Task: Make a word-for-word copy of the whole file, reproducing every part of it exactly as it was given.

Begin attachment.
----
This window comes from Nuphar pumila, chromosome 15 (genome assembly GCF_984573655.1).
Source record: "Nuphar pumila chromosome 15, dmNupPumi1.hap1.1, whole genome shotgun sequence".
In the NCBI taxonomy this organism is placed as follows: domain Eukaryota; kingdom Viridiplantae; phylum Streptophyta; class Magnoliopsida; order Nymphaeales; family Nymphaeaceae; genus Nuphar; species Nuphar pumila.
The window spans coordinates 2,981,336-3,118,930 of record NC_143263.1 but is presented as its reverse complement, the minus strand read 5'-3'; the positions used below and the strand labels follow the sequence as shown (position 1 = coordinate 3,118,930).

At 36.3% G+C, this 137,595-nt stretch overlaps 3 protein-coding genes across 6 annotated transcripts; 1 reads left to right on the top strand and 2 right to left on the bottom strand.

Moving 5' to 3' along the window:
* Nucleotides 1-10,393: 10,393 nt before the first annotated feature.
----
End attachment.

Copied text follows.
This window comes from Nuphar pumila, chromosome 15 (genome assembly GCF_984573655.1).
Source record: "Nuphar pumila chromosome 15, dmNupPumi1.hap1.1, whole genome shotgun sequence".
In the NCBI taxonomy this organism is placed as follows: domain Eukaryota; kingdom Viridiplantae; phylum Streptophyta; class Magnoliopsida; order Nymphaeales; family Nymphaeaceae; genus Nuphar; species Nuphar pumila.
The window spans coordinates 2,981,336-3,118,930 of record NC_143263.1 but is presented as its reverse complement, the minus strand read 5'-3'; the positions used below and the strand labels follow the sequence as shown (position 1 = coordinate 3,118,930).

At 36.3% G+C, this 137,595-nt stretch overlaps 3 protein-coding genes across 6 annotated transcripts; 1 reads left to right on the top strand and 2 right to left on the bottom strand.

Moving 5' to 3' along the window:
* Nucleotides 1-10,393: 10,393 nt before the first annotated feature.